Spring is here, and the cooling season is quickly approaching. Pools that have been out of commission after our very cold winter are likely to stay that way unless we turn the heat on. That can get expensive.
Stop for a moment and think of how many blow dryers, computers, cooking appliances, lights and people there are in your home that add to the cooling load. These are all a potential source of energy that can provide domestic hot water and be used to heat spas and pools. With standard air source heat pumps or air conditioners, the heat generated inside your home typically goes out the return air ductwork and ultimately is exhausted through outside air exchange.
Like geothermal sourced cooling and heating systems, geothermal pool heat pumps bring your swimming pool and potable water heating in harmony with nature, while providing high energy efficiency. They do that by working together with the stable earth temperatures to provide heating for your pool throughout your desired swimming season.
With just a little twist to a home’s geothermal heating and cooling system, the waste heat from appliances and devices can be channeled into usable heat for domestic hot water needs, swimming pools, and spas.
There are a few different ways that a pool is normally heated; Fossil fuel, electric resistance, solar, or heat pump (either “air sourced” or “geothermal sourced”).
Solar-thermal is the most energy efficient and renewable source for potable water and pool heating, but solar is dependent upon the cooperation of the weather. Cloudy and cool days can mean a cold pool necessitating the need for backup heating sources during those times.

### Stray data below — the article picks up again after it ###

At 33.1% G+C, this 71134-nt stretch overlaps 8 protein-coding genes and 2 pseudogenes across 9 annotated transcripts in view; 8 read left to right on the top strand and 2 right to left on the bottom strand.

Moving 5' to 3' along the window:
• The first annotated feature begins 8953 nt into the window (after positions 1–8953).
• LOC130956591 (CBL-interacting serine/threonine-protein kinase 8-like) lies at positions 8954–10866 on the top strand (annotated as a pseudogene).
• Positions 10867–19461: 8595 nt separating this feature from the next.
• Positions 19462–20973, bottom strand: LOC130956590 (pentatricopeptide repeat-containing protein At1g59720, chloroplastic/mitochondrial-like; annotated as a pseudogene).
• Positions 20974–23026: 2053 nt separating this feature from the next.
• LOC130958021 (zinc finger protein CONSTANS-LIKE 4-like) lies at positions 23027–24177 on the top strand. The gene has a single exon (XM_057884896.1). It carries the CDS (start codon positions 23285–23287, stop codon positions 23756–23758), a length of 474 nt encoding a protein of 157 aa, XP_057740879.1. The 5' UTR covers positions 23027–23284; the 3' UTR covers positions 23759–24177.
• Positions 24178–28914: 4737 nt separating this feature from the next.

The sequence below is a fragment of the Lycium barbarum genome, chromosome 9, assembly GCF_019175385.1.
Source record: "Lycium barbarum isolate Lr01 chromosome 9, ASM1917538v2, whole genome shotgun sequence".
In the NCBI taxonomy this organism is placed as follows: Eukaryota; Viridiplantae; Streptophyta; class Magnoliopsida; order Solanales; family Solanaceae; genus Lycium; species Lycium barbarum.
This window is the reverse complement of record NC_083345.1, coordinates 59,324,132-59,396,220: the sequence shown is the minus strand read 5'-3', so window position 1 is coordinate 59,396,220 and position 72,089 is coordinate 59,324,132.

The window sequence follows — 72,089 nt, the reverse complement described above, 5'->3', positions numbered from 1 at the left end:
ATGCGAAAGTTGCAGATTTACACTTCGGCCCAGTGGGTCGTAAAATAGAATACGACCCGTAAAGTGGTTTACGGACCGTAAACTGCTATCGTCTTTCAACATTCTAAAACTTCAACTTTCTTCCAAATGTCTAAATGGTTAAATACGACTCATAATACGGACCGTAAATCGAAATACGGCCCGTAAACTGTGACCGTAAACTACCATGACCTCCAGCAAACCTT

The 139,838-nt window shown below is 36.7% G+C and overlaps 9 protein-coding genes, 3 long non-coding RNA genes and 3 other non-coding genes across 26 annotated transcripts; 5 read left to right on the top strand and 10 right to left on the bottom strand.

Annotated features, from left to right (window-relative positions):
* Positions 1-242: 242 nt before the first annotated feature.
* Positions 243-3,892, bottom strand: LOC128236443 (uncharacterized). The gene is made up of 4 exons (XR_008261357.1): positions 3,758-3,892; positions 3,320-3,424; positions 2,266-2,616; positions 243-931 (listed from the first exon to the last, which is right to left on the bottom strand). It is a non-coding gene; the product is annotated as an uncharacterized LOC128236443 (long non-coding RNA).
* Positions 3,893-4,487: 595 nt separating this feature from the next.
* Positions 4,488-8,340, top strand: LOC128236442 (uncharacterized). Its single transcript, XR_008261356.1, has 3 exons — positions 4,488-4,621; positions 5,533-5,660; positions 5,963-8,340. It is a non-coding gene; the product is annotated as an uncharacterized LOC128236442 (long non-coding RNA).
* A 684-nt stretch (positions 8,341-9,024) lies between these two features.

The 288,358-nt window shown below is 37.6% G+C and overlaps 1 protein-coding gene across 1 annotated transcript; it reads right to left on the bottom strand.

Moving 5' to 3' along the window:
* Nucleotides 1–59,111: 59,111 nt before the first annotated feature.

Fossil fuel heating of potable water, pools and spas is an old favorite. First cost is relatively low, but that comes at a higher price environmentally and monetarily as you move forward. In addition to high costs for propane and other fuels, there are safety issues when fossil fuels are used as in this unfortunate story of carbon monoxide poisoning to guests at a hotel from a pool heater, March 21, in the LA Times.
Electric resistance heating uses raw electricity to warm heating elements over which the water passes, providing a clean and safe water heating alternative, but it can be extremely expensive. Using the Coefficient of Performance (COP) rating system (used internationally) for heating equipment, electric heating has a COP of 1.0, meaning that 1 unit of heat is provided for each unit of electricity, a one-to-one ratio, or 100% efficient in the COP rating system.
Air source heat pumps designed for pool and potable water heating are environmentally friendly and use outside air, pumping heat out of the ambient air into your pool or hot water tank. However, they too rely somewhat on cooperative weather conditions, that is; air temperatures being warm enough to facilitate extraction of heat to transfer to potable water and/or pool heating needs. Air source heat pump efficiencies are in the 3.0 COP ranges (300% efficient).
For swimming pool and spa heating, the best scenario is attained with a geothermal sourced water to water heat pumps, pulling heat from a dependable, steady and renewable energy source; the earth. Geothermalheat pumps can be about 5.0 COP (500% efficient).